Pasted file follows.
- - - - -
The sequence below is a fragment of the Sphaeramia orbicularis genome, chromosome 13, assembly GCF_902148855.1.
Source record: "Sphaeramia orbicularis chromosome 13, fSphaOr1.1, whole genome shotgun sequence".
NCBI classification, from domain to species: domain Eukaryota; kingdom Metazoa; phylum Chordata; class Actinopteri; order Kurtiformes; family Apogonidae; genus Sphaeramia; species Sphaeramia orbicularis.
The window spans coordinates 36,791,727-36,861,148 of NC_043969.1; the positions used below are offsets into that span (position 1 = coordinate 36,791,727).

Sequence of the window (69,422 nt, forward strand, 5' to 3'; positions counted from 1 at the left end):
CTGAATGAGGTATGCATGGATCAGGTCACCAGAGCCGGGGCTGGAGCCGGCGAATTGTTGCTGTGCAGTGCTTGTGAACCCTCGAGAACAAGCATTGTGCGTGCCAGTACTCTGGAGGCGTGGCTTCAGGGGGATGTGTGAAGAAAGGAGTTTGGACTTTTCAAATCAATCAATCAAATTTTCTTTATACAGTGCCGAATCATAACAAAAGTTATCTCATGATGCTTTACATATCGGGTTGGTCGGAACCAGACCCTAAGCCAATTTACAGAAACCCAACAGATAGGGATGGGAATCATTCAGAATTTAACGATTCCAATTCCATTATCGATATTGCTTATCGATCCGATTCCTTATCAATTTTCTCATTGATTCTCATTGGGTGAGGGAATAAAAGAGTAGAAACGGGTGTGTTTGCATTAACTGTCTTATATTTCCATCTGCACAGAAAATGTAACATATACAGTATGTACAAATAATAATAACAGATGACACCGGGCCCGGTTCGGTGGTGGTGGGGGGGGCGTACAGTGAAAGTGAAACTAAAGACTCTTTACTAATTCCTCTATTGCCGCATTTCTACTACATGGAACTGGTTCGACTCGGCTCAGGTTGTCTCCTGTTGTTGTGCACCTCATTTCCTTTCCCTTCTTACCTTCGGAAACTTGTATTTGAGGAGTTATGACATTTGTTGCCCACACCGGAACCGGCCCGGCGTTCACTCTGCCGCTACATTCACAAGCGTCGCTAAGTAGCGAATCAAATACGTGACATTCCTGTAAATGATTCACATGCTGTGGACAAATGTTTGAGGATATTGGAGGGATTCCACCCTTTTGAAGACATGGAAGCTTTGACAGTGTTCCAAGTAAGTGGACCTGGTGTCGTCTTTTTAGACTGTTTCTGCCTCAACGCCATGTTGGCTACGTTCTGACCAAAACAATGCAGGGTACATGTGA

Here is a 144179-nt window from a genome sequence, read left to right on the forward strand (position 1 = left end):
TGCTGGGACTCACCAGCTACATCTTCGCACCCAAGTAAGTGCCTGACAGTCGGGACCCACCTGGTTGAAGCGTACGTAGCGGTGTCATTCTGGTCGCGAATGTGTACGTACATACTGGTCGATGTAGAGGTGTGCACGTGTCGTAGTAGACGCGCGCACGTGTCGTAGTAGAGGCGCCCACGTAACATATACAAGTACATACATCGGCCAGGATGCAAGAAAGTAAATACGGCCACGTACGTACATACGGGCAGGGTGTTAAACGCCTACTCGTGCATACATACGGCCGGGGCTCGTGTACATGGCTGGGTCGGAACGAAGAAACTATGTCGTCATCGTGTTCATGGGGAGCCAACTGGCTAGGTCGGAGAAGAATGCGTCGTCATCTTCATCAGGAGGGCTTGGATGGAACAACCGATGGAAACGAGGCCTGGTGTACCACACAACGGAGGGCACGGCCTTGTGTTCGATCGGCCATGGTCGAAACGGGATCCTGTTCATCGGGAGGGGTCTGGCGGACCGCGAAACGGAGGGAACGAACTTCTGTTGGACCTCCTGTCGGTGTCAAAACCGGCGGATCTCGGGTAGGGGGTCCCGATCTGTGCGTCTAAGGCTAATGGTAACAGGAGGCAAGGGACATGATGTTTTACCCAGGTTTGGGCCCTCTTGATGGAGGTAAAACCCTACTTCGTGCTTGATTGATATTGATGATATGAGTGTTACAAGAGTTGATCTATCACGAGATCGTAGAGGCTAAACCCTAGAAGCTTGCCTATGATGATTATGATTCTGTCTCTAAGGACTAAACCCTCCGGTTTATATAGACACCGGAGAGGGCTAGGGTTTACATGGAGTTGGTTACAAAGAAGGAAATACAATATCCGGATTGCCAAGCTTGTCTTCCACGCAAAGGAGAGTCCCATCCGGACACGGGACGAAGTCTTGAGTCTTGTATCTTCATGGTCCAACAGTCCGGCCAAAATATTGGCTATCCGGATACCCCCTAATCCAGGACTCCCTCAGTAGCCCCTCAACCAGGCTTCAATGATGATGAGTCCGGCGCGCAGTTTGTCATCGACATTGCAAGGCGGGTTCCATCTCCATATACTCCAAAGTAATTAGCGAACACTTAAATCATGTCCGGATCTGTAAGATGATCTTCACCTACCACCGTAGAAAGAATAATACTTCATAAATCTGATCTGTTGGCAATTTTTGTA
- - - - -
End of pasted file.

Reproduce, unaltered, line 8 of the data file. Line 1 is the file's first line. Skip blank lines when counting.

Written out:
TGCTGGGACTCACCAGCTACATCTTCGCACCCAAGTAAGTGCCTGACAGTCGGGACCCACCTGGTTGAAGCGTACGTAGCGGTGTCATTCTGGTCGCGAATGTGTACGTACATACTGGTCGATGTAGAGGTGTGCACGTGTCGTAGTAGACGCGCGCACGTGTCGTAGTAGAGGCGCCCACGTAACATATACAAGTACATACATCGGCCAGGATGCAAGAAAGTAAATACGGCCACGTACGTACATACGGGCAGGGTGTTAAACGCCTACTCGTGCATACATACGGCCGGGGCTCGTGTACATGGCTGGGTCGGAACGAAGAAACTATGTCGTCATCGTGTTCATGGGGAGCCAACTGGCTAGGTCGGAGAAGAATGCGTCGTCATCTTCATCAGGAGGGCTTGGATGGAACAACCGATGGAAACGAGGCCTGGTGTACCACACAACGGAGGGCACGGCCTTGTGTTCGATCGGCCATGGTCGAAACGGGATCCTGTTCATCGGGAGGGGTCTGGCGGACCGCGAAACGGAGGGAACGAACTTCTGTTGGACCTCCTGTCGGTGTCAAAACCGGCGGATCTCGGGTAGGGGGTCCCGATCTGTGCGTCTAAGGCTAATGGTAACAGGAGGCAAGGGACATGATGTTTTACCCAGGTTTGGGCCCTCTTGATGGAGGTAAAACCCTACTTCGTGCTTGATTGATATTGATGATATGAGTGTTACAAGAGTTGATCTATCACGAGATCGTAGAGGCTAAACCCTAGAAGCTTGCCTATGATGATTATGATTCTGTCTCTAAGGACTAAACCCTCCGGTTTATATAGACACCGGAGAGGGCTAGGGTTTACATGGAGTTGGTTACAAAGAAGGAAATACAATATCCGGATTGCCAAGCTTGTCTTCCACGCAAAGGAGAGTCCCATCCGGACACGGGACGAAGTCTTGAGTCTTGTATCTTCATGGTCCAACAGTCCGGCCAAAATATTGGCTATCCGGATACCCCCTAATCCAGGACTCCCTCAGTAGCCCCTCAACCAGGCTTCAATGATGATGAGTCCGGCGCGCAGTTTGTCATCGACATTGCAAGGCGGGTTCCATCTCCATATACTCCAAAGTAATTAGCGAACACTTAAATCATGTCCGGATCTGTAAGATGATCTTCACCTACCACCGTAGAAAGAATAATACTTCATAAATCTGATCTGTTGGCAATTTTTGTA